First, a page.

Insights to advance our management of myocardial ischemia: From obstructive epicardial disease to functional coronary alterations

C. Noel Bairey Merz, John F. Beltrame, Colin Berry, William E. Boden, Paolo G. Camici, Filippo Crea, Judith S. Hochman, Juan Carlos Kaski, Patrick T. O’Gara, Peter Ong, Carl J. Pepine, Hiroaki Shimokawa, Udo Sechtem, Gregg W. Stone

Abstract

Study objective

The Coronary Vasomotor Disorders International Study Group (COVADIS) invited leading experts to address strategies to enhance our clinical understanding of INOCA with an emphasis on the management of coronary vasomotor disorders.

Design

Under-recognition of coronary vasomotor disorders, distinguishing different presentations of angina due to vasospasm and/or abnormal microvascular vasodilatation, developing invasive/non-invasive testing and treatment protocols, integrating diagnostic protocols into cardiologists’ workflow and trials to inform guideline development were identified as key knowledge gaps and will be briefly addressed in this Viewpoint article.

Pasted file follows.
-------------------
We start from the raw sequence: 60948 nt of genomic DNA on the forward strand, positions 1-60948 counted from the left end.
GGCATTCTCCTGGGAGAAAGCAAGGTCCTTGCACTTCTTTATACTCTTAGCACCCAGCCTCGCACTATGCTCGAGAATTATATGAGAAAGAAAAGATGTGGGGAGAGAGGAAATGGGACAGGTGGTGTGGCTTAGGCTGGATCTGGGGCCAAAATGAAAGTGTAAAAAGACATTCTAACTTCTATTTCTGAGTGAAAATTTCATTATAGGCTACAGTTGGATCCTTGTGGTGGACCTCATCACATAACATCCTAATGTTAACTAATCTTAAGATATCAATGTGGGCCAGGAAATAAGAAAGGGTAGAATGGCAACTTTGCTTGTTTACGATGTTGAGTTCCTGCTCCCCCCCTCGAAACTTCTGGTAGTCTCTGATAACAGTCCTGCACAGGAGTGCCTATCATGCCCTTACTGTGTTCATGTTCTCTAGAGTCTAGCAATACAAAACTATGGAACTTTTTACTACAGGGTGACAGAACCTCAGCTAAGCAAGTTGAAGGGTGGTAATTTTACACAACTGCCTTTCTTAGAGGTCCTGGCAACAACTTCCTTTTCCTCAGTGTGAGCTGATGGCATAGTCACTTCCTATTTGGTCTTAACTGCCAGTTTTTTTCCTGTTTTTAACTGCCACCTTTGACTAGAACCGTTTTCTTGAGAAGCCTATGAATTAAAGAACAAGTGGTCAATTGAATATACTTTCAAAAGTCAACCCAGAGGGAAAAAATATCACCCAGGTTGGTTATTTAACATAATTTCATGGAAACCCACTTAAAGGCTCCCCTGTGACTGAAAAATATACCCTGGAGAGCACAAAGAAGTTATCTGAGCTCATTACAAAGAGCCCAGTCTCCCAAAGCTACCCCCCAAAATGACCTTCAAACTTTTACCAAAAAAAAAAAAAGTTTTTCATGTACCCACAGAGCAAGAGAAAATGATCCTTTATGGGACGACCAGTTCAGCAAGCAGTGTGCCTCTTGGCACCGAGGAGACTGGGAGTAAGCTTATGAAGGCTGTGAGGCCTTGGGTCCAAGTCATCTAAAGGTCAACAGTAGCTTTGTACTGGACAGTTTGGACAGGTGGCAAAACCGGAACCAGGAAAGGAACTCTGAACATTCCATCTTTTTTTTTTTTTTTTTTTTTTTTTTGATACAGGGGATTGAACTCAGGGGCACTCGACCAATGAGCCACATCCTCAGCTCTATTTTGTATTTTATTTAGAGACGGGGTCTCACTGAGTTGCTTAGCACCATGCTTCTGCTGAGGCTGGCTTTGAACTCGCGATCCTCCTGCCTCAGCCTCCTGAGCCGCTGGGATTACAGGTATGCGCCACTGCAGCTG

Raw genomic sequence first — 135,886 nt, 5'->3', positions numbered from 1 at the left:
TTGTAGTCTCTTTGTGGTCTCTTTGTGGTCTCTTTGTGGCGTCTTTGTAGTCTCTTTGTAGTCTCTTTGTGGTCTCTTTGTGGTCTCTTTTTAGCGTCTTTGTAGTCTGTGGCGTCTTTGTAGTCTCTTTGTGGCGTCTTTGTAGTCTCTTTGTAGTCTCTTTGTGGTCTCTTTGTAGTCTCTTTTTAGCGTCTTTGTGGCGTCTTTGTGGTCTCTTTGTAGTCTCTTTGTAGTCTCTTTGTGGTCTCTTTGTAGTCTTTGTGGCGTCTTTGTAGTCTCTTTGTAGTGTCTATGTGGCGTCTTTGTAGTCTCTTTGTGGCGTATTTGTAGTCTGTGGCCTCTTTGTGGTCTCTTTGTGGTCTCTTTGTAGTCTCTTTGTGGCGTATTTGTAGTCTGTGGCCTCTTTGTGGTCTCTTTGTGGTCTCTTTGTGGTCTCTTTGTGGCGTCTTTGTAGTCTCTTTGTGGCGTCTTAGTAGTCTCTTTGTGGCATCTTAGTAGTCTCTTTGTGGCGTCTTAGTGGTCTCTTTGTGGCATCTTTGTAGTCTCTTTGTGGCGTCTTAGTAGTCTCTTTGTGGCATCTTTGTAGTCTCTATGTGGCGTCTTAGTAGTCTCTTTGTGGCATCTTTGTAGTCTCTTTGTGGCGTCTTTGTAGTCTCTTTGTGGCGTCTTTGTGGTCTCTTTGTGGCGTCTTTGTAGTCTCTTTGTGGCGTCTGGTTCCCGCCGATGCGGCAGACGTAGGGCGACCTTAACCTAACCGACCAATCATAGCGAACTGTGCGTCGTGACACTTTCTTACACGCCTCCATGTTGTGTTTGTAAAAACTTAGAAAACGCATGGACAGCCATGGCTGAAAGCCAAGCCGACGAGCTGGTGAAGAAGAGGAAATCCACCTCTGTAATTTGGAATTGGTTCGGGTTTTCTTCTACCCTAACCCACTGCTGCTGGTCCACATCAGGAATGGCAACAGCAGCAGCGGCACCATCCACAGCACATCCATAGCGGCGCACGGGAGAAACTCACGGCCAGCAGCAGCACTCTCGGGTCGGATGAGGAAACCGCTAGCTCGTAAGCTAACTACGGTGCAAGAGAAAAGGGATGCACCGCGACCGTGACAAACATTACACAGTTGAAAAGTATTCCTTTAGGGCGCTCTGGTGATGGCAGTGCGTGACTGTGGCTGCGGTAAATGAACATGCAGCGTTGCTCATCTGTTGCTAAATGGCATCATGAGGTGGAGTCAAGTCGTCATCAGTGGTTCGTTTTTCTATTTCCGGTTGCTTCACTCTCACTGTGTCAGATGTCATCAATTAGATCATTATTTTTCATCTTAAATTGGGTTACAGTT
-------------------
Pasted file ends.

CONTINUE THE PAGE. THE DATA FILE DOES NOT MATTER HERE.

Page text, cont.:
Setting

Virtual international meeting.

Participants

Leading international experts in ischemic heart disease with no obstructive coronary artery disease.

Interventions

None.

Main outcome measures

None.

Results

Topics discussed include: 1. Obstructive epicardial disease, functional vasospasm and microvascular disorders; 2. Under-recognition of coronary vasomotor disorders in clinical practice; 3. Complexity of coronary vasomotor disorders; 4. Understanding different presentations – vasospastic disease and microvascular angina; 5. Invasive/noninvasive testing and treatment protocols for vasospasm and microvascular angina assessment; 6. Treatment challenges; 7. Integrating diagnostic protocols into cardiologists’ workflow; 8. The path forward to advance our approach to managing myocardial ischemia.